While playing with HTTPS related things recently, I wanted to see how the server initialization and the client side respond when the certificate provided to the server has expired. Since I used self-signed certificates for my test server, I was able to play with different configurations. The lowest duration of validity we can give to the certificate is 1 day. I wasn’t patient enough to wait for a day to let the certificate expire. Nor the automated tests. So I had to find a way to generate certificates that is expired at the time of generation itself.
I stumbled upon libfaketime that worked perfectly for my use case. libfaketime intercepts various system calls from the given program and report modified date and time. I used the CLI version
faketime as it had enough functionalities for my needs.
- Generate the root ca with start time sometime in the past
# Generate the private key and self-signed cert for the root CA faketime 'last week' openssl req -x509 -nodes -sha256 \ -newkey rsa:2048 -days 365 -out root_ca.crt -keyout root_ca.key \ -subj "/C=US/ST=DE/O=MyCert, Inc./CN=mycert.com"
- Generate the server certificate and key using the root_ca, but with shorter validity so it is expired at the time of generation itself.
# Generate the CSR for the server openssl req -new -nodes -newkey rsa:2048 \ -subj "/C=US/ST=DE/O=ExampleOrg, Inc./CN=127.0.0.1" \ -out server.csr -keyout server.key # Generate the certificate signed by the root CA # The lowest validity is 1 day. we would have to wait # for a day for the certificate to expire. Instead, use # faketime to generate cert with validity starting # from the date specified in faketime faketime '3 days ago' openssl x509 -req -sha256 -days 1 \ -in server.csr -CA root_ca.crt -CAkey root_ca.key \ -CAcreateserial -out server.crt
Lets run these commands.
generate-expired-certs % faketime 'last week' openssl req -x509 -nodes -sha256 \ -newkey rsa:2048 -days 365 -out root_ca.crt -keyout root_ca.key \ -subj "/C=US/ST=DE/O=MyCert, Inc./CN=mycert.com" Generating a 2048 bit RSA private key .....+++ ....+++ writing new private key to 'root_ca.key' ----- generate-expired-certs % openssl req -new -nodes -newkey rsa:2048 \ -subj "/C=US/ST=DE/O=ExampleOrg, Inc./CN=127.0.0.1" \ -out server.csr -keyout server.key Generating a 2048 bit RSA private key ................+++ ...............................................+++ writing new private key to 'server.key' ----- generate-expired-certs % faketime '3 days ago' openssl x509 -req -sha256 -days 1 \ -in server.csr -CA root_ca.crt -CAkey root_ca.key \ -CAcreateserial -out server.crt Signature ok subject=/C=US/ST=DE/O=ExampleOrg, Inc./CN=127.0.0.1 Getting CA Private Key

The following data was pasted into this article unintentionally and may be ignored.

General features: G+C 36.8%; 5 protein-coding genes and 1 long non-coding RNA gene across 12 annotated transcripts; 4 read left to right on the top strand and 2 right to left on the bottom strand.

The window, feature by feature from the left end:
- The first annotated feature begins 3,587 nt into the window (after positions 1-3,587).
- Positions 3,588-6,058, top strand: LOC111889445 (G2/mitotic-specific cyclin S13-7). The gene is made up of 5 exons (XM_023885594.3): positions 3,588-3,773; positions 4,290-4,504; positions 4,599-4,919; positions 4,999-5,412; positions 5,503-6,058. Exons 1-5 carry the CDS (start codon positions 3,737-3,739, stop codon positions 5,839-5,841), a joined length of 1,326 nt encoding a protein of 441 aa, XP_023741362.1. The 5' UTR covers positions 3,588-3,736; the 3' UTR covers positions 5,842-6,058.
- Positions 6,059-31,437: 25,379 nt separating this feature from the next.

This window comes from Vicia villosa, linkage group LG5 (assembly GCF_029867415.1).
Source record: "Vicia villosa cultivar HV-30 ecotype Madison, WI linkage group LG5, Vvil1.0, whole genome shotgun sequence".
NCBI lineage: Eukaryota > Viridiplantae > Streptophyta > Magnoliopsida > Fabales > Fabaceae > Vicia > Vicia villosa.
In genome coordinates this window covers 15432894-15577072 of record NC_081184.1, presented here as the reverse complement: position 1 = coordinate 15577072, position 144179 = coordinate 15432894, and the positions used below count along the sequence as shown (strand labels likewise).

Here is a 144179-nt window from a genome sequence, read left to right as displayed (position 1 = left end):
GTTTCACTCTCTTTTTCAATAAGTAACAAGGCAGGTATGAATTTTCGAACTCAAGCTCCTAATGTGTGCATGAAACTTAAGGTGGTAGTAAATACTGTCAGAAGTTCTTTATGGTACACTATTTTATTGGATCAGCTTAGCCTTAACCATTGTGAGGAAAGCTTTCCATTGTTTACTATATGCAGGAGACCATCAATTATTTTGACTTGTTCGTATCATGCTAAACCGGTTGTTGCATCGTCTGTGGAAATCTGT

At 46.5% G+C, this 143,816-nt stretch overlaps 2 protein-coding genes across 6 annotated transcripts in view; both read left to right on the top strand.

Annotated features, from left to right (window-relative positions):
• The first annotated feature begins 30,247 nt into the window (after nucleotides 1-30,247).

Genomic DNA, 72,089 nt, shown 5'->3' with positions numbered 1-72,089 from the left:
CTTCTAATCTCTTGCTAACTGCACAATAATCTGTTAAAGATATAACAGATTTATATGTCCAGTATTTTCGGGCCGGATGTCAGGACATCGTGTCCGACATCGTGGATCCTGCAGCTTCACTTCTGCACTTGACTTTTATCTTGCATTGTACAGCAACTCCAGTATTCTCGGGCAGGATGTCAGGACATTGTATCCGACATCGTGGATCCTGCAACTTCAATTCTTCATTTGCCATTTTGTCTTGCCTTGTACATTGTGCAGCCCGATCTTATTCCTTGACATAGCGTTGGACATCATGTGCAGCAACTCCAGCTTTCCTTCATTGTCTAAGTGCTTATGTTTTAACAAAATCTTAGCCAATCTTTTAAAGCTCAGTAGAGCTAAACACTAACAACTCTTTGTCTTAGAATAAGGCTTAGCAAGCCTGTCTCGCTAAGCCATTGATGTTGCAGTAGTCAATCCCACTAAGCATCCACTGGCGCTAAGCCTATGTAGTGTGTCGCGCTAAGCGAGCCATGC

Check the certificate expiration dates using
openssl x509. The root_ca is set to start from a week ago, and expire 1 year from the start date. The server certificate is set to start 3 days and expire 2 days ago.
generate-expired-certs % openssl x509 -noout -startdate -enddate -in root_ca.crt notBefore=Sep 11 21:51:20 2021 GMT notAfter=Sep 11 21:51:20 2022 GMT generate-expired-certs % openssl x509 -noout -startdate -enddate -in server.crt notBefore=Sep 15 21:51:20 2021 GMT notAfter=Sep 16 21:51:20 2021 GMT
You can find the script of the above commands here
faketime has some limitations with macOS due to System Integrity Protection in releases El Capitan and above. faketime cannot intercept the system calls from programs under the system protected directories. Copy the binaries to a different location or use different binary that is not in the protection location (e.g.
/usr/local/bin/gdate instead of